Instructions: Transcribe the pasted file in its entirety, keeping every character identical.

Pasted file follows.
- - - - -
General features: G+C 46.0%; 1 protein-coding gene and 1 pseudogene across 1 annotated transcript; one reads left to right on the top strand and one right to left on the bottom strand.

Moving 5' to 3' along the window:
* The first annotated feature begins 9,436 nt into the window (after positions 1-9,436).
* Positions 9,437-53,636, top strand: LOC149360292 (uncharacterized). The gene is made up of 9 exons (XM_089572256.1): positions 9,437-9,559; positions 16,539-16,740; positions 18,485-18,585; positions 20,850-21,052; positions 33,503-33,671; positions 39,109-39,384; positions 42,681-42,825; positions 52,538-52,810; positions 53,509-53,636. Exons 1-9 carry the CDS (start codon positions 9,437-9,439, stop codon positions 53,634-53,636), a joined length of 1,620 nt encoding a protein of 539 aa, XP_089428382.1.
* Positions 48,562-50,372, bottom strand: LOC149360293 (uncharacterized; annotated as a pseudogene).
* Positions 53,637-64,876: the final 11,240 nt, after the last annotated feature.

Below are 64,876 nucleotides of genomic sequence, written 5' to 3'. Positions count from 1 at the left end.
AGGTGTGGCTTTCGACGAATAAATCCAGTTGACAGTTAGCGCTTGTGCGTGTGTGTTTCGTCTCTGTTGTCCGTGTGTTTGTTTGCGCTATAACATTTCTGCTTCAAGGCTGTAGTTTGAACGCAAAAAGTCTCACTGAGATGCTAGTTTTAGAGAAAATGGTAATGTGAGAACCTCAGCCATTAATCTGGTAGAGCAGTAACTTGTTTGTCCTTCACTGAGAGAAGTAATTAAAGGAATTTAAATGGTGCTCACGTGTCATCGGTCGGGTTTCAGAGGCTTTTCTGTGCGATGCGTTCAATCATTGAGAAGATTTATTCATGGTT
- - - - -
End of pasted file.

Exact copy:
General features: G+C 46.0%; 1 protein-coding gene and 1 pseudogene across 1 annotated transcript; one reads left to right on the top strand and one right to left on the bottom strand.

Moving 5' to 3' along the window:
* The first annotated feature begins 9,436 nt into the window (after positions 1-9,436).
* Positions 9,437-53,636, top strand: LOC149360292 (uncharacterized). The gene is made up of 9 exons (XM_089572256.1): positions 9,437-9,559; positions 16,539-16,740; positions 18,485-18,585; positions 20,850-21,052; positions 33,503-33,671; positions 39,109-39,384; positions 42,681-42,825; positions 52,538-52,810; positions 53,509-53,636. Exons 1-9 carry the CDS (start codon positions 9,437-9,439, stop codon positions 53,634-53,636), a joined length of 1,620 nt encoding a protein of 539 aa, XP_089428382.1.
* Positions 48,562-50,372, bottom strand: LOC149360293 (uncharacterized; annotated as a pseudogene).
* Positions 53,637-64,876: the final 11,240 nt, after the last annotated feature.

Below are 64,876 nucleotides of genomic sequence, written 5' to 3'. Positions count from 1 at the left end.
AGGTGTGGCTTTCGACGAATAAATCCAGTTGACAGTTAGCGCTTGTGCGTGTGTGTTTCGTCTCTGTTGTCCGTGTGTTTGTTTGCGCTATAACATTTCTGCTTCAAGGCTGTAGTTTGAACGCAAAAAGTCTCACTGAGATGCTAGTTTTAGAGAAAATGGTAATGTGAGAACCTCAGCCATTAATCTGGTAGAGCAGTAACTTGTTTGTCCTTCACTGAGAGAAGTAATTAAAGGAATTTAAATGGTGCTCACGTGTCATCGGTCGGGTTTCAGAGGCTTTTCTGTGCGATGCGTTCAATCATTGAGAAGATTTATTCATGGTT